Tuesday, December 8, 2009

Review: Thunderbolt Tea, 2nd Flush Sungma Clonal Wonder 2009

I've been enjoying a lot of Darjeeling lately. The snow is falling, and I find something so comforting about the deep, rich aromas I find here.

Benoy of Thunderbolt Tea sent earlier this year a package of teas, which I have been slowly working my way through to review. Today's is Sungma Clonal Wonder.

I've been drinking this tea on and off for several months. It's very consistent, in that I can create a very appealing cup of tea under various conditions of weather, and mood, and the normal variations of a day. With a couple small children, I often find myself making a pot of tea in the middle of the wonderful noise and chaos of a world of toys, and homework, and changing tables. Oh, and my business, which I'm supposed to be working on right now.

A clonal tea is often a bit expensive, because a specific tree was chosen for its beautiful qualities, and then through a rather intensive and time-consuming process, propagated until enough new clonal plants exist for a harvest. I can see why this one tree made the cut. So to speak.

The dry leaves: ranging from almost black, to deep brown, to reddish, with maybe 10% silvery-white tips. There's a lovely sweetness that I can enjoy in the leaves, even before they are steeped.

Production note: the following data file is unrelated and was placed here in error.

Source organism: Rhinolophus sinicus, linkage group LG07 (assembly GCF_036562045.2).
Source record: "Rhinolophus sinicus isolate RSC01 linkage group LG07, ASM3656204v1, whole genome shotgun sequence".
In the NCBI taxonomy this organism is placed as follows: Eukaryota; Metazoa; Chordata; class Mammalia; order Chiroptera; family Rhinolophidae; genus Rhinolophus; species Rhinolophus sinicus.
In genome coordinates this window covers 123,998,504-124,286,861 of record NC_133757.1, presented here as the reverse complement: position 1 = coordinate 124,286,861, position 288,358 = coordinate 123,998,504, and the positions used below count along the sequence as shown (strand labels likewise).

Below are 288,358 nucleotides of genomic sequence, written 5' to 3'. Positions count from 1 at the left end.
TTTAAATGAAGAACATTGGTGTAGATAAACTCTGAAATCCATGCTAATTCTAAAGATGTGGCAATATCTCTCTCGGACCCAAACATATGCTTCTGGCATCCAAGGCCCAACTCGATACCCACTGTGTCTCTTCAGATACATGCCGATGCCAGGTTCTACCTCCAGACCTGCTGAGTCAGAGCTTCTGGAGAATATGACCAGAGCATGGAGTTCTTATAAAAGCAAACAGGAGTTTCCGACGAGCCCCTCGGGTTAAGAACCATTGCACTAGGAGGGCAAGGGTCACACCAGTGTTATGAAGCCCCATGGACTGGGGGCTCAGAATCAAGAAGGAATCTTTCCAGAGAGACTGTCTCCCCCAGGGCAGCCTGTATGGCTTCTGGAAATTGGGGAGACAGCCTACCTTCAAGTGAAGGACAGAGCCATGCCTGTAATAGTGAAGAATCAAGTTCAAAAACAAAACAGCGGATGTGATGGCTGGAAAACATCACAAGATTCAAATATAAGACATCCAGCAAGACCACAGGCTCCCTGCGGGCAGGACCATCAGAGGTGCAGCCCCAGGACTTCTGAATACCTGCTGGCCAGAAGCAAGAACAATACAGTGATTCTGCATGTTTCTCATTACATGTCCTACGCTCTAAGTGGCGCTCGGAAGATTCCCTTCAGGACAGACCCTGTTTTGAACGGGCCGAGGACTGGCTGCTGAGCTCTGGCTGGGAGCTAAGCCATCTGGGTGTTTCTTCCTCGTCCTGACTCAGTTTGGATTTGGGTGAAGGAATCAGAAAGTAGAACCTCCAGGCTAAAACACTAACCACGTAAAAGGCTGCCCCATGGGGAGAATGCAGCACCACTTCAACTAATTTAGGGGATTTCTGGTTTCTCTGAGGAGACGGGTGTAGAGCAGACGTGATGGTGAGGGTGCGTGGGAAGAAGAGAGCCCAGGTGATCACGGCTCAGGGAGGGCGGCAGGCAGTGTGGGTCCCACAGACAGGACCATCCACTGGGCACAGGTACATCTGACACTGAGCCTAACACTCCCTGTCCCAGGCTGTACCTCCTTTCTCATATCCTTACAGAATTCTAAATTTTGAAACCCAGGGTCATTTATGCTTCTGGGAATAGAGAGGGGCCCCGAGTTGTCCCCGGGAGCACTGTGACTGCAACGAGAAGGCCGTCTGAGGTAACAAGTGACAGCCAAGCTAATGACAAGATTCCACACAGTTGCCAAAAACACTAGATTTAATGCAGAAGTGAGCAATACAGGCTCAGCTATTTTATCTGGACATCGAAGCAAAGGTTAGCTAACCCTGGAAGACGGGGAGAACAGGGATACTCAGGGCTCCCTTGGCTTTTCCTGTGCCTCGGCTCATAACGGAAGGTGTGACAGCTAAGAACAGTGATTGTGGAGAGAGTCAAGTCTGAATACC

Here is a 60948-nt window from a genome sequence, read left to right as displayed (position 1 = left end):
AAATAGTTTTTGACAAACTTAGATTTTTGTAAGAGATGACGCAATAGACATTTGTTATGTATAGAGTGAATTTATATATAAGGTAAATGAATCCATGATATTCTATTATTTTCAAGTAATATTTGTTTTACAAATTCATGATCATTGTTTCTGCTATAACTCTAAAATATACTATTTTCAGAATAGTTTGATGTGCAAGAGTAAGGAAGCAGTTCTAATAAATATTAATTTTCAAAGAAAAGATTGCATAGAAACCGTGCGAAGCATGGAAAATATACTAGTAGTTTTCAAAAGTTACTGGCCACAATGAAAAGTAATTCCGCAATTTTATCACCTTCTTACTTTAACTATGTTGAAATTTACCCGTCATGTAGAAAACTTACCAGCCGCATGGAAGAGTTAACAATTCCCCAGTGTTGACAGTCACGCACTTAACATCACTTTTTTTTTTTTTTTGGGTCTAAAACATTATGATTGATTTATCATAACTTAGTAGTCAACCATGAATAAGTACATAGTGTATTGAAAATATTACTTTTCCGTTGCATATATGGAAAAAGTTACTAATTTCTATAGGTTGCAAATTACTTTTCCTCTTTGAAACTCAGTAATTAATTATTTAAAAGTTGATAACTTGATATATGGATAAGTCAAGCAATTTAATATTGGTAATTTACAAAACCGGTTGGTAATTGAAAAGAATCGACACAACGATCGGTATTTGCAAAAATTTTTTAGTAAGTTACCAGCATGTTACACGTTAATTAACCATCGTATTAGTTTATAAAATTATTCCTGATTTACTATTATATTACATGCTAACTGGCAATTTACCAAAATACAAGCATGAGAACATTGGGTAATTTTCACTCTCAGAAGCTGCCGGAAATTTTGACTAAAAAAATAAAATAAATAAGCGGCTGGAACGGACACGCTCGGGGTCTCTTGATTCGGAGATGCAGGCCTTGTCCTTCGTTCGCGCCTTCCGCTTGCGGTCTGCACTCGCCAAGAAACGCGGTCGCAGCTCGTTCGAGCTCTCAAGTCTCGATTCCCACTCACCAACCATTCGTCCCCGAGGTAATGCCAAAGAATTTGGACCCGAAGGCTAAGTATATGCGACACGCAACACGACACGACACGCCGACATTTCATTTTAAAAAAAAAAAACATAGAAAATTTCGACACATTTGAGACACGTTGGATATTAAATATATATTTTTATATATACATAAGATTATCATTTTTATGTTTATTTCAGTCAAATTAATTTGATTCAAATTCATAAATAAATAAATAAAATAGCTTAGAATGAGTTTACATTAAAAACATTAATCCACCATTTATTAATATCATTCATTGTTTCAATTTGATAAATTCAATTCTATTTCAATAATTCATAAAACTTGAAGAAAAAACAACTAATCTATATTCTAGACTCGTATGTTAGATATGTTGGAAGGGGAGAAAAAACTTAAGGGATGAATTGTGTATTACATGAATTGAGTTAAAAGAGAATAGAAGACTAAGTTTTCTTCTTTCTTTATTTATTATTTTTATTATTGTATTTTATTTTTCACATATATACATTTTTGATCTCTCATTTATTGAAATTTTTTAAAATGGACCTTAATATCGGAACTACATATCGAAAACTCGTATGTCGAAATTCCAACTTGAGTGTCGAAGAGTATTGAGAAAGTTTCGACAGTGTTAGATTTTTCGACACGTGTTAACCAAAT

I used three teaspoons of the leaves and steeped in a Tea-iere from JINGtea, which only holds enough space for two cups' worth. And so when I decanted into a crystal pitcher, I added another cup of boiling hot water to make up the difference. Then I set the timer for 5 minutes, allowing the complexities of the cup to develop in the pitcher before I drink.

And it's worth the wait. This has a deep honey-brown color, transparent to the bottom of the pitcher, but it gets pretty dark down there. The flavor: rather astringent, but quite smooth, for all that. A faint, faint hint of smokiness, adding a depth to the burnt honey and dark fruitiness. The life of the tea seems to be sensed mainly at the back of the throat. There's an absence, if I might use the term, in the high register, making this tea more like a piece played on a solo 'cello, rather than one performed by a whole string quartet, which is what I typically look for in a Darjeeling. A lovely, comforting pot of tea.

The lovely image above, "Girl with Red 'Cello Case," is by Ted Szukalski and can be found on his Web site.